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Common Types of Savings Accounts

Written by prositesfinancialDec 8 • 3 minute read

Saving money is often a tough endeavor, and job losses and stock market setbacks fueled by the coronavirus pandemic made it even tougher. Whether you are saving for short-term goals or long-term retirement, you have several saving tools at your disposal. Understanding the different types of saving accounts available for you can help you choose the ideal tool for the task at hand. Here are five different savings account types to consider.

1. Traditional Savings Account

Regular or traditional saving accounts are great for people who are looking to save money for short- or long-term goals but aren’t concerned about obtaining the best interest rates. Traditional banks and credit unions typically offer these accounts. You can open a regular savings account with a low minimum deposit and earn some interest on your account balance. In most cases, these accounts limit the number of monthly withdrawals you can make before incurring penalties.


  • It’s easy to open a regular savings account.
  • You can earn some interest on your savings to help grow your money.


  • Traditional savings accounts have lower interest rates compared to other savings options.
  • Extra fees may apply for excessive withdrawals.
  • Monthly maintenance fees could cancel out your interest earnings.

2. High-Yield Savings Account

If you’re looking to earn a more competitive interest rate on your savings while minimizing fees, a high-yield savings account is your ideal choice. This type of savings account offers a higher annual percentage yield (APY) than regular savings accounts. You can set up this account with an online bank that offers lucrative rates. High-yield savings accounts can be insured by either the FDIC or NCUA and offer lower fees and monthly maintenance or withdrawal fees.


  • High-yield accounts have much higher interest rates than traditional savings accounts.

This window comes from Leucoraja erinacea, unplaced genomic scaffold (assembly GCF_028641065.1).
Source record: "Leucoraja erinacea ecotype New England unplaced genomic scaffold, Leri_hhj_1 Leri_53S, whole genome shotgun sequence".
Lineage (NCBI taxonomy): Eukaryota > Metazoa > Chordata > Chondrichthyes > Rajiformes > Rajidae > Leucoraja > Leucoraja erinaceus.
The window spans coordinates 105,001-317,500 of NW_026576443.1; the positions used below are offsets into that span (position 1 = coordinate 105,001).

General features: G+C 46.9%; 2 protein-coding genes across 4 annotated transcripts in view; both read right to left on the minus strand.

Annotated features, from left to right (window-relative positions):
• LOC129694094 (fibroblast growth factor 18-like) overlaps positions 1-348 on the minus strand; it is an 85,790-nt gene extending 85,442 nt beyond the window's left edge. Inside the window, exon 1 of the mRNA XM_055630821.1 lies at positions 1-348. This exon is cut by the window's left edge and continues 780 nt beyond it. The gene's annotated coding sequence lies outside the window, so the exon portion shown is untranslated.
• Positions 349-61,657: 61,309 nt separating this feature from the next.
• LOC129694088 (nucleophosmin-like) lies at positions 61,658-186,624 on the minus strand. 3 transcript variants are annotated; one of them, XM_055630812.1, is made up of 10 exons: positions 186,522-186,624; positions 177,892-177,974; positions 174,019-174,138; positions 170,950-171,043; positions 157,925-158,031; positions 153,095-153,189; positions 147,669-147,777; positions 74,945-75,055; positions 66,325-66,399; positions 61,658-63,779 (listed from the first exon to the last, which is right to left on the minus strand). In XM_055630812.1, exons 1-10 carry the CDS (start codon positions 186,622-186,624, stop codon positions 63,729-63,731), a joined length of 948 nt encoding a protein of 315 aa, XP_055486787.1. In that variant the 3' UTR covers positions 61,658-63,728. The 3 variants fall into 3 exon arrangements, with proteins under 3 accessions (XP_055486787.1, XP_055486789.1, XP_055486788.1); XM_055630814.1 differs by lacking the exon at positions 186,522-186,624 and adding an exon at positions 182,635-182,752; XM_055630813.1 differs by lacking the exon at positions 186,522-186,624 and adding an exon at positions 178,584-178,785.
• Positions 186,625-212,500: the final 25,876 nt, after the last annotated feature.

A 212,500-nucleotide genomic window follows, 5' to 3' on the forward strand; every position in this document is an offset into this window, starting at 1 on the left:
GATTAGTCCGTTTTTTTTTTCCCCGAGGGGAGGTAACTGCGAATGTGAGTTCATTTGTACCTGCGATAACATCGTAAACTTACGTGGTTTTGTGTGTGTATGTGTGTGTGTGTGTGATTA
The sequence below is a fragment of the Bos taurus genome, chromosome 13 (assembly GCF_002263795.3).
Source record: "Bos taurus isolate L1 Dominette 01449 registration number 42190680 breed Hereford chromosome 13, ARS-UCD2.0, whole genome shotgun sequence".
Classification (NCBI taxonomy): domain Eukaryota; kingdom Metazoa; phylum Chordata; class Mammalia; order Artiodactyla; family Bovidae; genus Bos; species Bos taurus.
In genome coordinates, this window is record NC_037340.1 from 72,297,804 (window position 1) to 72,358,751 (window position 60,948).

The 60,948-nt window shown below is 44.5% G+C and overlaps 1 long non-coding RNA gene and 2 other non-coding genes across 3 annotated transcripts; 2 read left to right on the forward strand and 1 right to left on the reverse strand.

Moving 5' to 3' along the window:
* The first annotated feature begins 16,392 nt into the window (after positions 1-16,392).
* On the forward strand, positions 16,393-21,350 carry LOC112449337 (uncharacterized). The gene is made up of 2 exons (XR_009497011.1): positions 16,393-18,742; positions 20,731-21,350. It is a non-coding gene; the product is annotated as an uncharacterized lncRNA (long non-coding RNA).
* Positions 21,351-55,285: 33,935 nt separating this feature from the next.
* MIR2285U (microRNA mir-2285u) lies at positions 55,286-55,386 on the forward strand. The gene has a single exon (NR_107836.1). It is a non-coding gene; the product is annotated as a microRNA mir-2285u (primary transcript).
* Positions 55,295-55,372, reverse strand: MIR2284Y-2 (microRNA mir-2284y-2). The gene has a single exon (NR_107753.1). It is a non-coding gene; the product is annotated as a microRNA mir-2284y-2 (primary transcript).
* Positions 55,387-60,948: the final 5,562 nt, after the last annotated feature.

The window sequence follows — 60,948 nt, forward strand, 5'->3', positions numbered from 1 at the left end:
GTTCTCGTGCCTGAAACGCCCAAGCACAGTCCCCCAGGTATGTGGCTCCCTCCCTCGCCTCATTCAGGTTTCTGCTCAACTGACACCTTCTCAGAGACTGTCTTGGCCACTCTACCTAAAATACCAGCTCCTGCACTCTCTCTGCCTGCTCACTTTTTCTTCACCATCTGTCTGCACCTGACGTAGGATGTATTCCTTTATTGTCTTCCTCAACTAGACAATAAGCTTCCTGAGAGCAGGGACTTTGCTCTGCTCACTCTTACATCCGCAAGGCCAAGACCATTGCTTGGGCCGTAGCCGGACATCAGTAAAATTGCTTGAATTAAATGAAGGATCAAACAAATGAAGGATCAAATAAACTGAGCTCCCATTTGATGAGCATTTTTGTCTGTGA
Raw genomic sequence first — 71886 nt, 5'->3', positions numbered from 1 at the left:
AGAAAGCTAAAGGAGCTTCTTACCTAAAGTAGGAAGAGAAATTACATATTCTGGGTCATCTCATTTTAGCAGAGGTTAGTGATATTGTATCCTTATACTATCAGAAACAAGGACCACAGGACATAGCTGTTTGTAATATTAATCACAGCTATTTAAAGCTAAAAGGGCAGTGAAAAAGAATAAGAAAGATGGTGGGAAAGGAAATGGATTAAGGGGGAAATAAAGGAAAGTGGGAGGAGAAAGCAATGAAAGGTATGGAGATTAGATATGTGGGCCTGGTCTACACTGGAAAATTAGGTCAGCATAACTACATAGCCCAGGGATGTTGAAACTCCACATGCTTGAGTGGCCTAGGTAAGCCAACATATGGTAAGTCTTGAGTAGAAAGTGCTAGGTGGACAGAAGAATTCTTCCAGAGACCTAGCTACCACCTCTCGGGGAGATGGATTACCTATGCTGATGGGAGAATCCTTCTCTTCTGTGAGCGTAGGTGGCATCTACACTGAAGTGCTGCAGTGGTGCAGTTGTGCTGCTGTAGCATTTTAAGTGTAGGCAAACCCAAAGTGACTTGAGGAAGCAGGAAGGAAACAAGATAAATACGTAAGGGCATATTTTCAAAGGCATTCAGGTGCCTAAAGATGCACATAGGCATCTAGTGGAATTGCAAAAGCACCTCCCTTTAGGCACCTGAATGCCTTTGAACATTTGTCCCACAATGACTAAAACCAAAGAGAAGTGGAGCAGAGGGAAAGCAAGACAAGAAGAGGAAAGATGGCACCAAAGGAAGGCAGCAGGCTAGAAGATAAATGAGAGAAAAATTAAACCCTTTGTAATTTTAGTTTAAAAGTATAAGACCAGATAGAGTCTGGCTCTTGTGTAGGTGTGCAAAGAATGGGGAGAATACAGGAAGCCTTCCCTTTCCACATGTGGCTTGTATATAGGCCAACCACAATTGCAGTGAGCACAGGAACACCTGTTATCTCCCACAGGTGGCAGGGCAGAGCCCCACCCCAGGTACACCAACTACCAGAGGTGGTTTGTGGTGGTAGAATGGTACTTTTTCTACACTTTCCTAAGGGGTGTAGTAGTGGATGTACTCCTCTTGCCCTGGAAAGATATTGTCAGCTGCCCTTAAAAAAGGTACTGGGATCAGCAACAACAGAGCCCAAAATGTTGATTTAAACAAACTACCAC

• They carry lower minimum deposit requirements.
  • Many online banks that offer these accounts do not charge a monthly fee.


  • Online banks do not provide branch banking access.
  • You may not have access to your savings via ATM.

3. Specialty Savings Account

A specialty savings account is perfect for people who want a savings account tailored to their specific savings goals. In some cases, these accounts can be intended for a specific person rather than a goal.

Examples of specialty savings accounts include:

  • Custodial savings accounts
  • Kids’ savings accounts
  • Student savings accounts
  • Home down payment savings accounts
  • Christmas Club savings accounts
  • Health Savings Accounts (HSAs)
  • 529 college savings accounts

You can set up these accounts at certain banks, credit unions, brokerages, or investment companies. Overall, opening a specialty savings account makes sense if you have a singular goal for saving money.


  • Specialty savings accounts can help you save money for specific financial goals.
  • They can earn interest to help grow your money.
  • You may pay low or no monthly maintenance fees.


  • Some specialty accounts like IRAs, HSAs, and 529s have strict tax rules when making withdrawals.
  • The interest rates might be lower than high-yield or regular savings accounts.

4. Money Market Accounts

Money market accounts (MMAs) combine features of a regular savings account with those of a checking account. Brick-and-mortar banks and online banks both offer this type of savings account. Overall, an MMSA allows you to earn interest on your savings at a rate better than regular savings accounts. Although you may be able to write checks from your savings account or access your money with an ATM or debit card, making excessive withdrawals can attract a fee.


  • Money market accounts may offer better interest rates than traditional savings accounts.
  • You can write checks from your savings account or access your funds via a debit or ATM card.
  • You can open these accounts at traditional banks or online banks.


  • Money market accounts may require a higher minimum deposit
  • Interest rates may be tiered on a higher balance.
  • Banks may charge a monthly fee.

5. Certificate of Deposit Account

If you want to earn competitive interest rates and won’t need to access your savings right away, a certificate of deposit account could be your ideal option. Certificates of deposit (CDs) are typically time deposits – you agree to leave your funds in the account for a specified period. Your money earns interest during the entire period, and upon maturity, you can withdraw your savings or further roll it into a new CD.


  • CDs can offer above-average interest rates
  • No monthly maintenance fees are involved.
  • Banks may offer lower initial deposit requirements, particularly for online CDs


  • Withdrawing money ahead of its maturity date triggers an early withdrawal penalty
  • Putting your money into a longer-term CD may make it harder to capitalize on future increases in interest rates.

Different Savings Accounts for Different Goals

Depending on your financial goals, there are several savings accounts that you can choose from. In some cases, you may find it in your best interest to set up more than one savings account. Always pay attention to the interest rates you could earn and the maintenance and withdrawal fees the account could attract to find the ideal savings account for your situation.

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